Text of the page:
Cadbury Dairy Milk’s latest campaign, for Friendship Day (4th August), is incredibly clever. The crux of the campaign is to flood the troller with purple hearts (till the trolling stops, as per the ad), but that’s not what makes it clever.
Why is it clever, then? Because of the use of ‘Purple Heart’ that is even spelled out specifically beyond just using it in emoji form.
If ‘purple heart’ doesn’t remind you of anything, you’re probably living under a rock. For most ‘clued in’ people who at least read news, purple heart, in the emoji format that the Cadbury Dairy Milk film showcases, is strongly tied to the Korean boy-band BTS that is sweeping the world, including India!
In fact, BTS and Unicef had even announced an anti-bullying campaign (the same focus as Cadbury Dairy Milk’s friendship day campaign!) just 3 days ago!
The video, launched by Unicef, features BTS and is titled, “BTS (purple heart emoji) show the power of love and kindness”!
Now, Unicef and BTS’ efforts do not literally ask people to inundate bullies and trollers’ social media handles with purple heart emojis; that specific call-to-action is possibly uniquely invented by Cadbury Dairy Milk and its ad agency. But given that Purple Heart emojis are most commonly associated with BTS, the kind of comments under Cadbury’s video and social media posts are full of BTS fans asking if they got the idea from BTS!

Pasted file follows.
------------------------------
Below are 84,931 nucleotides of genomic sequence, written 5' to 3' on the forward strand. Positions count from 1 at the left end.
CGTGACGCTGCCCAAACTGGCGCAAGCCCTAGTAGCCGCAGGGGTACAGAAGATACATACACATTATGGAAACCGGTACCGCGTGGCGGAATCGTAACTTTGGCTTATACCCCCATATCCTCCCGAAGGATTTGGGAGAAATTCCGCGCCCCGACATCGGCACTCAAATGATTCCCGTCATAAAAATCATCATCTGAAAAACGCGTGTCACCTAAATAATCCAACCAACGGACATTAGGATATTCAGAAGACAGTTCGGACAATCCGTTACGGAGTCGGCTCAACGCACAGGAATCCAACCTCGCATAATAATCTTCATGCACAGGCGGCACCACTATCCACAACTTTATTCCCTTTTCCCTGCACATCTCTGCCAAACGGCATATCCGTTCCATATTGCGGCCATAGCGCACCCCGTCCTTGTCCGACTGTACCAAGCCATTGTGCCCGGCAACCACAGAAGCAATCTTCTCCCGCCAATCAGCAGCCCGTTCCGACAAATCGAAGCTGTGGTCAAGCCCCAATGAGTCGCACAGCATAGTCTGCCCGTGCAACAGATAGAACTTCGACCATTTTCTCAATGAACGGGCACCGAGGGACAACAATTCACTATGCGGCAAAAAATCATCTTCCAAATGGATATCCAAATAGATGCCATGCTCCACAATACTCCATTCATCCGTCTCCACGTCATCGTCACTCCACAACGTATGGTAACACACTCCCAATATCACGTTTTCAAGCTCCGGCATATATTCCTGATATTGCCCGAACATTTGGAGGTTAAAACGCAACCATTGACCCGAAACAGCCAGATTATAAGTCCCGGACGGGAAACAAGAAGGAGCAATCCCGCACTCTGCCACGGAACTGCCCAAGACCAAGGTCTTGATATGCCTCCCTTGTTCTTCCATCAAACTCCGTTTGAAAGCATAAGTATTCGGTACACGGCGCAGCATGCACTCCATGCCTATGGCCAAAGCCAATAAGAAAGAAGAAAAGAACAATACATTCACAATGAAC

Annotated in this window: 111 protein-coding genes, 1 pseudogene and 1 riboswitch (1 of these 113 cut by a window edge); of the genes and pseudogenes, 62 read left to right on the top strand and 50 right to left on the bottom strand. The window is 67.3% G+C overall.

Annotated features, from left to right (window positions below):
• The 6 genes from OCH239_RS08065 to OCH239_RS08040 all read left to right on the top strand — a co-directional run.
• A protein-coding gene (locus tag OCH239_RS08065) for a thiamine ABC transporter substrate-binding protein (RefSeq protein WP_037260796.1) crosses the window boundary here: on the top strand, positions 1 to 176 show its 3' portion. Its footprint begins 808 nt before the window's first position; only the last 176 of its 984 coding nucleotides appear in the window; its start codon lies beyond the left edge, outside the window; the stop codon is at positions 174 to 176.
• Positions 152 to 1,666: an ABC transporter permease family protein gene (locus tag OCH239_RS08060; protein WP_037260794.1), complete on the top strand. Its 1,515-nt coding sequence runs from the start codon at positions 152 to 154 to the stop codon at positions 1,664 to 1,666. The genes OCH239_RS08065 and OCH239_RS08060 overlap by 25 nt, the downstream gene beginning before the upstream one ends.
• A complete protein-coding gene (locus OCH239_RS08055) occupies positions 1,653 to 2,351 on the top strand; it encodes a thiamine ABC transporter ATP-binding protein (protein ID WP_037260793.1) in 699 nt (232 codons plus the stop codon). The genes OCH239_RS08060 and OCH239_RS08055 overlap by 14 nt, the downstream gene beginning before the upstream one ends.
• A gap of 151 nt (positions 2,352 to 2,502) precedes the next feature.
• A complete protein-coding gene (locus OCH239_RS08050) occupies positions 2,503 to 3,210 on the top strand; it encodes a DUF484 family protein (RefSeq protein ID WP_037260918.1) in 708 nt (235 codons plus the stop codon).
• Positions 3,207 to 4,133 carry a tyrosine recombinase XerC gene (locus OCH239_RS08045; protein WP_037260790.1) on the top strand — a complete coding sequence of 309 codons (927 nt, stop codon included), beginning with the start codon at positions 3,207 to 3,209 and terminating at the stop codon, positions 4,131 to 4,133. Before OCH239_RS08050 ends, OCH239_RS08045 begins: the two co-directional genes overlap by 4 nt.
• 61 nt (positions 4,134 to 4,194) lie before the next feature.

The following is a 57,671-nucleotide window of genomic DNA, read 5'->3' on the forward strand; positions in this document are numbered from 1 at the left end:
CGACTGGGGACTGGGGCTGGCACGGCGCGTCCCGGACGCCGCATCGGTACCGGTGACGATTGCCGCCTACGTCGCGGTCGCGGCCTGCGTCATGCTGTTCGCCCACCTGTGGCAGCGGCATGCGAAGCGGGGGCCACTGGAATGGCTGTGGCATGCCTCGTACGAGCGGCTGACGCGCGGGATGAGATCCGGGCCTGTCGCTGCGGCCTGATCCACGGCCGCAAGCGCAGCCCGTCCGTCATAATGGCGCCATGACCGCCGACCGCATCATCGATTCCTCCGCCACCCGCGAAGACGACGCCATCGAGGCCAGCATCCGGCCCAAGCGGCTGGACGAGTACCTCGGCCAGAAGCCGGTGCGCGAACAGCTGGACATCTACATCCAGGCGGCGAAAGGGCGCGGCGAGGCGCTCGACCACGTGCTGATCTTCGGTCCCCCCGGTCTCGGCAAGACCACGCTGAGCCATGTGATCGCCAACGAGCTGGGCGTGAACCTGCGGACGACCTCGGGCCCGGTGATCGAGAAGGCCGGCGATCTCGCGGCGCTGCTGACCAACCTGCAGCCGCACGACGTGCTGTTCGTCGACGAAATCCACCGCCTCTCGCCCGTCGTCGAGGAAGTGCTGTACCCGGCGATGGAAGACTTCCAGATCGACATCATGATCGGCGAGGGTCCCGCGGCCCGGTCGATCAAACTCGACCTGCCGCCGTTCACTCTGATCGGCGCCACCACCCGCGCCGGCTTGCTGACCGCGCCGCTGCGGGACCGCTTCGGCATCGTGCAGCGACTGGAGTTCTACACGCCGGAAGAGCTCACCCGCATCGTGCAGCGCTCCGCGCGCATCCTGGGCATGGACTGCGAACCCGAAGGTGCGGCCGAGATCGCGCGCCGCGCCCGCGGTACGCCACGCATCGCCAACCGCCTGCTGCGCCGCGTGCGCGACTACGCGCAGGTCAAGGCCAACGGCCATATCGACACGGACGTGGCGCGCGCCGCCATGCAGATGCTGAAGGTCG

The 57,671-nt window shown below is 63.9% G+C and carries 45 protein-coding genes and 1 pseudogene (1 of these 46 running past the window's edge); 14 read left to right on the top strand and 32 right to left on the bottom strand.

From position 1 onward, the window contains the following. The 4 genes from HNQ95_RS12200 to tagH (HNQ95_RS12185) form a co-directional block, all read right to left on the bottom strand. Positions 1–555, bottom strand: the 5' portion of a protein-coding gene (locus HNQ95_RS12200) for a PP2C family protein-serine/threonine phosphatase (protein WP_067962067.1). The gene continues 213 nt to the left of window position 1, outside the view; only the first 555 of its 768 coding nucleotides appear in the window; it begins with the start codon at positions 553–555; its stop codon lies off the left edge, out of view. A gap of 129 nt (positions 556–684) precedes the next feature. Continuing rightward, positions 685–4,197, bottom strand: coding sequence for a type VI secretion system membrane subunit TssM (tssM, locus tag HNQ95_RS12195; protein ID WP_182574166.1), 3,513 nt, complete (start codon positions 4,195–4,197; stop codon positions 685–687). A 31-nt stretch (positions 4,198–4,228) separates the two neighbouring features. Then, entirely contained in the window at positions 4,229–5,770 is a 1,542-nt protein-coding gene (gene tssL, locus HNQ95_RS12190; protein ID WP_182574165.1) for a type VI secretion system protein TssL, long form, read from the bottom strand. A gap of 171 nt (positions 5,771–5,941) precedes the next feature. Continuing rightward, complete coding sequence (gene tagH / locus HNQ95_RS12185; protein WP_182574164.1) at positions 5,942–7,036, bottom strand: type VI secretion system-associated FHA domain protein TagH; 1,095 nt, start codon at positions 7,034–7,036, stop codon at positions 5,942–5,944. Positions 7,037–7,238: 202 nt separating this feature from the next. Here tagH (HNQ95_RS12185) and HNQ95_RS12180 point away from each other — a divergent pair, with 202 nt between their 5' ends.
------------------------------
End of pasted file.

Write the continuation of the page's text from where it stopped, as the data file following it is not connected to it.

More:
It’s possible that Cadbury’s and its agency is fully cognizant of this association and are depending on it to build traction for their campaign using BTS fans indirectly.
I hope it doesn’t backfire with BTS’s legendary fanbase accusing Cadbury’s of using their band’s symbol, even though the band doesn’t have a copyright on it.
Interesting irony No.1: Cadbury had used the ‘purple heart’ in connection with Valentine’s Day in 2014, for Cadbury Silk! The hashtag back then was #PurpleLove
Interesting irony No.2: Cadbury has been very strongly associated with the color purple (pun unintended, and I’m not referring to the Steven Spielberg film or the book it was based on) for a very long time… long before the BTS kids and their parents were even conceived. Yes, for over 100 years, Cadbury has been using Pantone 2685C shade of purple in their product packaging and communication and even has a trademark in UK for purple covering “chocolate in bar or tablet form”! Part of the trademark lapsed recently and Cadbury has not been able to get it active again… and Nestle has contested that too, and won!
Of course, ‘Purple’ is very different from ‘Purple Heart emoji’ 🙂